Iran's chief prosecutor Gholam Hossein Mohseni Ejeie
Iran's chief prosecutor Gholam Hossein Mohseni Ejeie, seen here in 2005, said four people have been sentenced to death in the Islamic republic's biggest-ever banking scandal. © Atta Kenare - AFP/File
Iran's chief prosecutor Gholam Hossein Mohseni Ejeie
Last updated: July 30, 2012

Iran sentences four to death in bank fraud trial

A Tehran court has sentenced to death four people convicted in Iran's biggest-ever banking scandal, according to the national chief prosecutor on Monday, quoted by the official news agency IRNA.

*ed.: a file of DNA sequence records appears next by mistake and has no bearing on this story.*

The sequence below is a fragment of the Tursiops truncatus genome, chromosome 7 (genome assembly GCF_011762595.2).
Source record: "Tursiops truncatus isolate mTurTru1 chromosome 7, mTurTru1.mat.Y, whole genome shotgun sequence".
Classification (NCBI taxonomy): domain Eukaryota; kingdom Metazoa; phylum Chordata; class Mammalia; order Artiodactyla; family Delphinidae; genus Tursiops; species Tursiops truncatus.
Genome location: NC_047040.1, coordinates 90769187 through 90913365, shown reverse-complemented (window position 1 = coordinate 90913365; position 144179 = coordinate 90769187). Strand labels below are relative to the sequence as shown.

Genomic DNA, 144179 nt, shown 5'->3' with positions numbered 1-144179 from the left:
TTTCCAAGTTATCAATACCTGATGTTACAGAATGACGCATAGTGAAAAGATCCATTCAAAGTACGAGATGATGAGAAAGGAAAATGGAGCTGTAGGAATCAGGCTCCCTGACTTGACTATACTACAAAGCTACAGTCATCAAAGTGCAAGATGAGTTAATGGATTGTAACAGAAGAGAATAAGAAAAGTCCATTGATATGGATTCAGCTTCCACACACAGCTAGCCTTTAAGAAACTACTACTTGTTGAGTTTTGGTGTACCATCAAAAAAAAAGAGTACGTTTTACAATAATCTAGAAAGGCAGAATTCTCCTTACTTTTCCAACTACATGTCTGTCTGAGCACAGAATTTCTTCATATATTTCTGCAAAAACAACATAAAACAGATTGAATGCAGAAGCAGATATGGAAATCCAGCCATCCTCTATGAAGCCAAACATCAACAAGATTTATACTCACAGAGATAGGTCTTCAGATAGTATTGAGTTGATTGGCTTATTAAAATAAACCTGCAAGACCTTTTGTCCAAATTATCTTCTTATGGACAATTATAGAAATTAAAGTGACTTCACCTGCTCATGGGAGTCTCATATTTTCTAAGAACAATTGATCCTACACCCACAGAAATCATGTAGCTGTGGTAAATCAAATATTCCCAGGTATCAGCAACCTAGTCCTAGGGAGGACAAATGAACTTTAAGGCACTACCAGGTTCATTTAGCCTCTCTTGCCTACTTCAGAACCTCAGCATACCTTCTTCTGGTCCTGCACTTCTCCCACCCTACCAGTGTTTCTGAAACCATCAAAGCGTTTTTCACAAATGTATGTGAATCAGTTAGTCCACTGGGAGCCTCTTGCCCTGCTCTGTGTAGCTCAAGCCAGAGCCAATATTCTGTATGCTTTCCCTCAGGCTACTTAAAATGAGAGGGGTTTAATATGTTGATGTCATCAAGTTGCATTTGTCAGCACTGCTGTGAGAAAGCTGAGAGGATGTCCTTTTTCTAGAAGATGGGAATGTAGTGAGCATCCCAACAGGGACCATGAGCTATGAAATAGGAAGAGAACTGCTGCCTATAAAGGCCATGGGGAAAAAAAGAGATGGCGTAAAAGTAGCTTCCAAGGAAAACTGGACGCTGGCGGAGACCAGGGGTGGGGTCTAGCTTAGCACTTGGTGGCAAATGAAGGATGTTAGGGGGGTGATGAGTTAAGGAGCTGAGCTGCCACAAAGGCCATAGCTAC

The sentences came at the end of a trial of 39 suspects that started in February. The magnitude of the scandal was estimated last year at $2.6 billion.

"According to the verdict, four people were sentenced to death," chief prosecutor Gholam Hossein Mohseni Ejeie was quoted as saying.

Mohseni Ejeie said two other of the suspects were sentenced to life in prison and the remaining received terms behind bars of up to 25 years after also being found guilty of corruption.

The identities of those convicted were not made public.

The scandal revolved around a private group that amassed trillions of rials in loans from half a dozen Iranian banks through what were said to be forged or illegally procured letters of credit to buy several state companies up for privatisation.

President Mahmoud Ahmadinejad last year denied accusations from some critical media outlets that his office had any links to the fraud.

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